Speedy's abscess is still going. Over the weekend, he seemed a wee bit worse, so I used my hoof testers on the good hoof just for comparison. Fortunately, there was zero response no matter how hard I squeezed. And since that foot is standing on wet ground all day, it's pretty soft right now. It's so soft that his sole flexes easily when I squeeze with the hoof testers. He's lame, but it's not on his right foot.
I pulled the poultice off the left foot and put the hoof testers on; he gave a hard jerk and glared at me. The abscess on which I used the poultice is on the lateral bar, the side farthest from his body. Since his hoof was still warm to the touch, I decided to check the medial side, and he jerked back even harder. Hmmm ... that means he has more than one abscess, or the offending gravel is on the move. Even though I know it hurt, I poked around on the medial bar with my hoof knife until I found the track line. The problem with Numotizine is that it hardens the hoof making it harder to dig out the sole.
I dug out as much as I could, which wasn't much, but after rewrapping, Speedy seemed less lame than before. That suggests that I was able to relieve some of the pressure. The video below is after poking around and finding the second abscess.
Since several people have recently asked me about abscesses and other injuries, I decided to give my vet kit a quick once over. While I was doing that, I stopped to take some pictures in case anyone wanted to know what sort of veterinarian supplies are good to have on hand. A lot of my horse care items, things like shampoos, large canisters of goop, and other things that I use regularly live in open bins. The more technical or sensitive stuff lives in a two-drawer, plastic storage unit.
Next to the storage unit is my "backstock" - things that I stock up on and keep in reserve: clean towels, extra vet wrap, a spare tub of Numotizine, rolls of duct tape stored in a plastic bag, another bag containing extra catheter syringes, my stethoscope, and a cutting board for cutting apples or pills.
The top drawer contains loose items like scissors, hoof knife & hoof pick, Neomycin, saline, q-tips, and mini irrigation syringes. A second container with a lid holds very sensitive things like Banamine, Dormosedan gel, Bute, syringes and needles, eucalyptus oil, injectable ace, digital thermometer, and a few other prescription drugs.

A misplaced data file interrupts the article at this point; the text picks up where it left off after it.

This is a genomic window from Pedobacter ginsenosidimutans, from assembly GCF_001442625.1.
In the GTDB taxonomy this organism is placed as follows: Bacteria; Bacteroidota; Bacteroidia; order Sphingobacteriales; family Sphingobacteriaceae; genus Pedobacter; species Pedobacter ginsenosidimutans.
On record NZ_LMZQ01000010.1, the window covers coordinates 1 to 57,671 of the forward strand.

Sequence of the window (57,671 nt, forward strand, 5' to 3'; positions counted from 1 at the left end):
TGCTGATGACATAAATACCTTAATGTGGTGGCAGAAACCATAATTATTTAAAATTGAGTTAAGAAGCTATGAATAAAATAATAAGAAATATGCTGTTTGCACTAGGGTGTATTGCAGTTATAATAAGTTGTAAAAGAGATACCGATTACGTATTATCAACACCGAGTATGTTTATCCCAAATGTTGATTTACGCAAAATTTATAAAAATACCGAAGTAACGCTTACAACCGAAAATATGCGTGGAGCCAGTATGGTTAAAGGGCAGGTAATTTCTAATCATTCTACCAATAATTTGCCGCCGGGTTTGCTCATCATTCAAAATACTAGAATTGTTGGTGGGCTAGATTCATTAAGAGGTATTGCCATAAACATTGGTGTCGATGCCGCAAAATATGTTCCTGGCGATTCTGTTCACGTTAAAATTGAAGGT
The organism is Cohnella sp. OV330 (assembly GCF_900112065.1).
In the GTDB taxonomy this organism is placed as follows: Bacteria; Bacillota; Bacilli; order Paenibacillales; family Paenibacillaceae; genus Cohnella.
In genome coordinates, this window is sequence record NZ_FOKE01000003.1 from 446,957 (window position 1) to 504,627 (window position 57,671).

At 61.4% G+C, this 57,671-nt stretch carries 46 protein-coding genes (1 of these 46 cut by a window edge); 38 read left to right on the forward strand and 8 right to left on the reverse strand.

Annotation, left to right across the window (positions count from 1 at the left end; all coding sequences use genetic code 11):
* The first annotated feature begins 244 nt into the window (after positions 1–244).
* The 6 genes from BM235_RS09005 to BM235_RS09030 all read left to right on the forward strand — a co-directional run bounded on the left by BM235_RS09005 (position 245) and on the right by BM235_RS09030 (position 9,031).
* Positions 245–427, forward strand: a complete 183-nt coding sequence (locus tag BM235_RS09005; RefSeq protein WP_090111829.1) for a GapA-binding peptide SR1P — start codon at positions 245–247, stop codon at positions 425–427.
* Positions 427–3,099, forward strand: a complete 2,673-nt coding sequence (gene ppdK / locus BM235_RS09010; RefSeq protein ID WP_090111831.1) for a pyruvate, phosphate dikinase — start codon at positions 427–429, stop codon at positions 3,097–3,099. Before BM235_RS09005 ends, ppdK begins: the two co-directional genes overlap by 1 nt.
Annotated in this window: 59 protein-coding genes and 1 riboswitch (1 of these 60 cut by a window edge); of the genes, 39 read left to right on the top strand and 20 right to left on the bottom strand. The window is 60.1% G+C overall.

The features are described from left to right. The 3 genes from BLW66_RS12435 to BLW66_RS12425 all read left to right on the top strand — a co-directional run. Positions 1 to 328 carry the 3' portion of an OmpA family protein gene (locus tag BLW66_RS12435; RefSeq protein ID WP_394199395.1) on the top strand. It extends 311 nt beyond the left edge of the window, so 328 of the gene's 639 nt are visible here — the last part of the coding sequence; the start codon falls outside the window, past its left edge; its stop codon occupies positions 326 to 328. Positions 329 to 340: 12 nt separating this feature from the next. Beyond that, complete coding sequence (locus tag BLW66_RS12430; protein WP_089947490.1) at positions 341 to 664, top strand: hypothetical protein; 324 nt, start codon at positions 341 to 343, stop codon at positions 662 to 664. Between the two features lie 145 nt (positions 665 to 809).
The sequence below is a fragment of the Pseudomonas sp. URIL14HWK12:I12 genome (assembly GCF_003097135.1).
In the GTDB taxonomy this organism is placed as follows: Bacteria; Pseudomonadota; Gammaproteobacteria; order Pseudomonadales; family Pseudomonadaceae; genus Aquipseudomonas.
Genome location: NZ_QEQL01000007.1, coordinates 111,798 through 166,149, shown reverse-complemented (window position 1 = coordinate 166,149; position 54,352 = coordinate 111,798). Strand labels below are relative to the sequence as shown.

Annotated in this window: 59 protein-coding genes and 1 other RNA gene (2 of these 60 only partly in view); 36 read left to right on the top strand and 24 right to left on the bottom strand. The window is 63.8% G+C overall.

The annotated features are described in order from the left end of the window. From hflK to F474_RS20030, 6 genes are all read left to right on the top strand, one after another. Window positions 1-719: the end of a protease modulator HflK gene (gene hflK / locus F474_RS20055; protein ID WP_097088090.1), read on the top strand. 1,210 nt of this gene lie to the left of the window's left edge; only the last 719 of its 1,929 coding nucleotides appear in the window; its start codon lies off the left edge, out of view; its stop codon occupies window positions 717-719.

The bottom drawer is reserved for bandaging materials. I always keep a good supply of Telfa pads, hydrophilic foam pads, cotton rolls, square gauze, brown gauze rolls, and of course vet wrap.
Over the past 40 years - how has it been that long?, my horses have had just about every horrible injury or illness you can imagine. During that time, I have learned from experience which items should be kept in my medical kit, but I only keep things that I am 100% confident in using or administering. I have no problem doing intramuscular (IM) injections, but I am not doing intravenous injections (IV). I also only keep and administer things that my vet recommends. There are some drugs that even though I have on hand, I will only use after a consultation with my vet. Banamine is one of those drugs.
Owning horses means that things are eventually going to go south. It's a lot less scary if you have a way to do some quick triage. It will also help your vet if you are able to relay your horse's vitals: heart rate, temperature, and gut sounds. Being able to stanch the flow of blood or wrap a wound after an injury without a frantic run to the vet for supplies will also keep you calmer in a crisis. I am always thinking of new things to add, and unfortunately, every time there's a new kind of injury, I find yet another tub or tube to add to my medical kit. Most of these things are fairly inexpensive, so when it comes to pharmaceuticals, I'd rather have them on hand and not need them than need them and not have them.
Better safe than sorry is my motto.
Better safe than sorry is my motto.